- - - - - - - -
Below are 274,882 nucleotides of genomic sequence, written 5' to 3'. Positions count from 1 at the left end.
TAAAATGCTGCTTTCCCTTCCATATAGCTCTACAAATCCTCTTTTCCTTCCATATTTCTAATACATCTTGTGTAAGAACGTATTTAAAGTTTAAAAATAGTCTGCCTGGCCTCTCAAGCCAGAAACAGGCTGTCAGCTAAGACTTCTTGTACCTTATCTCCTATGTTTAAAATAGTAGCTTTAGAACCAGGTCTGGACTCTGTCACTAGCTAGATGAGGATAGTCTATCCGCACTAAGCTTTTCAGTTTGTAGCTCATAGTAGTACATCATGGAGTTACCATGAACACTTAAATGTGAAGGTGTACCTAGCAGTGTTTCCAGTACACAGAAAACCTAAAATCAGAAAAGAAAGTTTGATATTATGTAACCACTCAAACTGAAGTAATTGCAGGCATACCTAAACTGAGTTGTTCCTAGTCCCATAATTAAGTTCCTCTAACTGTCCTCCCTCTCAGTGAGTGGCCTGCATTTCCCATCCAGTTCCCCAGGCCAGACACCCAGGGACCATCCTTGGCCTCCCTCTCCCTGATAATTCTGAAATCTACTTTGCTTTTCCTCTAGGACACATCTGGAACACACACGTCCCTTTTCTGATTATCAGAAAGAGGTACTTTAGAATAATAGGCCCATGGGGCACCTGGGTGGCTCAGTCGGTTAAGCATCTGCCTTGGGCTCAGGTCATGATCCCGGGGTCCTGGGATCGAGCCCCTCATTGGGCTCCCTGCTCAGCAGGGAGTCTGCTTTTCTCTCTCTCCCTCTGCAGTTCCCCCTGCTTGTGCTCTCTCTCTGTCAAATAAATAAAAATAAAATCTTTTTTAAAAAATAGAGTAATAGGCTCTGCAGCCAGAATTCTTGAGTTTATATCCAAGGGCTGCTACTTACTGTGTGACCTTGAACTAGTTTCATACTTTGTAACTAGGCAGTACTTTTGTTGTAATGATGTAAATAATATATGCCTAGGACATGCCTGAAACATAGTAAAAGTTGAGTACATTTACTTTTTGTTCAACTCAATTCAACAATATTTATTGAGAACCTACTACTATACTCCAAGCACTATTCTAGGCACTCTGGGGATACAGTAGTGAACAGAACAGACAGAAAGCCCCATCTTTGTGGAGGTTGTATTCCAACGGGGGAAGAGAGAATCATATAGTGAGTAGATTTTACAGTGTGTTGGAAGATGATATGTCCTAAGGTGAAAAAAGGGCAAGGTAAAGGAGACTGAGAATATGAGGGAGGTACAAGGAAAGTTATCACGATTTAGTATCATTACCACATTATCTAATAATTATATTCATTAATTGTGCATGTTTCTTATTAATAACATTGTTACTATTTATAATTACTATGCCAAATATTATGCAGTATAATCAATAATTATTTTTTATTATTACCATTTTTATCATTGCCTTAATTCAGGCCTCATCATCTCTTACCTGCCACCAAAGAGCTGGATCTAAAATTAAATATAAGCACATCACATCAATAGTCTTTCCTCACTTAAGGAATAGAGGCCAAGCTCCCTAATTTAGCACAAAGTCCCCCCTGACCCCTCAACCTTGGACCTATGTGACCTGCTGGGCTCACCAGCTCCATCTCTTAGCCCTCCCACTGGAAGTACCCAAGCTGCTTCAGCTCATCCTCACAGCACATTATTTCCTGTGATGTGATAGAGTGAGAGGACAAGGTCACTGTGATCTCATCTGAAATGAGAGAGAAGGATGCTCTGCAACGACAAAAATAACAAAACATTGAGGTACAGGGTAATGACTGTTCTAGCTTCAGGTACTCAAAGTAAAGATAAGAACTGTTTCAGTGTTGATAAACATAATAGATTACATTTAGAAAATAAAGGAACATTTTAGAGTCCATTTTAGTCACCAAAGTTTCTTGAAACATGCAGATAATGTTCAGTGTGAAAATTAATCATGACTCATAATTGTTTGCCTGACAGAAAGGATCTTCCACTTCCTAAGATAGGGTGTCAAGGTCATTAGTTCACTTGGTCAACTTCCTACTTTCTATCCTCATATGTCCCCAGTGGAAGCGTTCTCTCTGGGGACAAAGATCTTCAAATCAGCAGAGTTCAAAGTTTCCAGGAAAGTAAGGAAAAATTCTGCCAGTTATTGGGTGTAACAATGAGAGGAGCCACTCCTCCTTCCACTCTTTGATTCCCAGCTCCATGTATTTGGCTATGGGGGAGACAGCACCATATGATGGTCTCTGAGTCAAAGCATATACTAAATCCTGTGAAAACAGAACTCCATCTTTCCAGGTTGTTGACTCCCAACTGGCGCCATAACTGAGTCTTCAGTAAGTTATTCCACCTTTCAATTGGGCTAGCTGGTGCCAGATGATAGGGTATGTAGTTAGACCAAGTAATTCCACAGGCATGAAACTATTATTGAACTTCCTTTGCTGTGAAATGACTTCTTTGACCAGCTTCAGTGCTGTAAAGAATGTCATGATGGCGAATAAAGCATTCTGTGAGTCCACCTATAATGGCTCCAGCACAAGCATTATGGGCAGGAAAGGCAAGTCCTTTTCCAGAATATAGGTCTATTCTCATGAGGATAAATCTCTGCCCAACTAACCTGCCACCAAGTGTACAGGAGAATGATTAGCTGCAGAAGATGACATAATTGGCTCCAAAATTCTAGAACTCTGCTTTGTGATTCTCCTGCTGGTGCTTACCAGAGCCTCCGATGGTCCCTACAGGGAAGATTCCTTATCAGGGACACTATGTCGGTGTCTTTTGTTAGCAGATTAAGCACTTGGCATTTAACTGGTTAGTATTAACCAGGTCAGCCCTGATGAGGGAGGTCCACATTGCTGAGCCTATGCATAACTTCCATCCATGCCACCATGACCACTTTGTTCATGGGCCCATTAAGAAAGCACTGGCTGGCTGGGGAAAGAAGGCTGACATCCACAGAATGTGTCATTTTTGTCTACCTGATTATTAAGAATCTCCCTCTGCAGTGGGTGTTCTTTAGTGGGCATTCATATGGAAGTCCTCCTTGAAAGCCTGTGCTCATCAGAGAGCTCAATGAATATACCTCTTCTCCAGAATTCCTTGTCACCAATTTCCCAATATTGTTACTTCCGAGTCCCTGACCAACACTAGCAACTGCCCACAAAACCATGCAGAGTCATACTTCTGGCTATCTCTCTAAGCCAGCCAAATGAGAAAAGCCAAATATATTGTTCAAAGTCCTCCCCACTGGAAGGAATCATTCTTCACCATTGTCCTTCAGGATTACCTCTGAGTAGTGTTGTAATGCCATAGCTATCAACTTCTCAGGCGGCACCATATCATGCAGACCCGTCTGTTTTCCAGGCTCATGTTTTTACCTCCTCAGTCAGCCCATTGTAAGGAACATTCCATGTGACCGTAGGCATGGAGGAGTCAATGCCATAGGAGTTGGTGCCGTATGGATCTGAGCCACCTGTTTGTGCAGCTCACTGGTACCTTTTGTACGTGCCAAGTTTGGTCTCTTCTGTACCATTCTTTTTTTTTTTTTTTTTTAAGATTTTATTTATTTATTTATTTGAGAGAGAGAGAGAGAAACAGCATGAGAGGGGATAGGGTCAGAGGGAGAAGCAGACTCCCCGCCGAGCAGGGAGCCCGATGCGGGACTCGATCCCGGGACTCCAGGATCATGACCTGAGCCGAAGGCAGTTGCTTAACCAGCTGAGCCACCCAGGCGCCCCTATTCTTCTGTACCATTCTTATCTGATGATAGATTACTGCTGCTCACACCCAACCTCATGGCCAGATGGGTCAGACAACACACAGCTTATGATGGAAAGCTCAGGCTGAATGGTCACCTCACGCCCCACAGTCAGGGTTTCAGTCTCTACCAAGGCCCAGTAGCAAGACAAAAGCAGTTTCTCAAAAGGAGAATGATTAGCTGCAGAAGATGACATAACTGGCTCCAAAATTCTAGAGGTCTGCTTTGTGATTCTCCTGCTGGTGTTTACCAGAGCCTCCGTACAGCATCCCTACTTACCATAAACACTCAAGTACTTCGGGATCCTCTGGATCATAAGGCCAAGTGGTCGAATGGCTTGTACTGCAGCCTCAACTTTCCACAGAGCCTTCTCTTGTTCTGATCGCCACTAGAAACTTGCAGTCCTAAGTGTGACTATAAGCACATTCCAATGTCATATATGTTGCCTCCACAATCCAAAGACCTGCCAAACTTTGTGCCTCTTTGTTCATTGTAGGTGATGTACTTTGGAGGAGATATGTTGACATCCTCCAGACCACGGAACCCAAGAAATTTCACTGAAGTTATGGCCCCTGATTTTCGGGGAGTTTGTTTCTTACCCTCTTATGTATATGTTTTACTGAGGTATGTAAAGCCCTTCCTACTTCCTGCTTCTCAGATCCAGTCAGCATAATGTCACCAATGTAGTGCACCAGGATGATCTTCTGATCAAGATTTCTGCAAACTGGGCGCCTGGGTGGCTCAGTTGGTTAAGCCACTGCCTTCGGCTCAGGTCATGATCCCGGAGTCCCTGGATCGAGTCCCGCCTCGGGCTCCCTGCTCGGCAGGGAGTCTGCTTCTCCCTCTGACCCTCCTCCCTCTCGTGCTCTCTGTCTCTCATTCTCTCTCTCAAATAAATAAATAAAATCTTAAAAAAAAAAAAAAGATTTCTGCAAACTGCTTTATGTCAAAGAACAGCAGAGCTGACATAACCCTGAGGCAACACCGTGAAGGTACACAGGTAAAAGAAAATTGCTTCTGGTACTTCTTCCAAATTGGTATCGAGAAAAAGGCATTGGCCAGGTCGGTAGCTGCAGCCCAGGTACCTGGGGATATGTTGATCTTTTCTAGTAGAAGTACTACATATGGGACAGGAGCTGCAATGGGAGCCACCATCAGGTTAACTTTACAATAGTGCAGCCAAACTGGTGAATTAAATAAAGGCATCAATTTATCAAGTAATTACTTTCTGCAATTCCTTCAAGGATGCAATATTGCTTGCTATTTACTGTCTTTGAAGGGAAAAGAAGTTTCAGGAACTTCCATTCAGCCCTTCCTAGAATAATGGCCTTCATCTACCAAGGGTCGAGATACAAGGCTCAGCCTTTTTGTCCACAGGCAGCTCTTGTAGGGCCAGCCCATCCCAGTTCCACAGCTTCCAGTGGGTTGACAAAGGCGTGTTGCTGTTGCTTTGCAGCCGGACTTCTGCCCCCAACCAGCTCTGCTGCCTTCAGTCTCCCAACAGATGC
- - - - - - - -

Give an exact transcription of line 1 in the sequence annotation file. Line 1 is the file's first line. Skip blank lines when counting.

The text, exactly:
Below are 274,882 nucleotides of genomic sequence, written 5' to 3'. Positions count from 1 at the left end.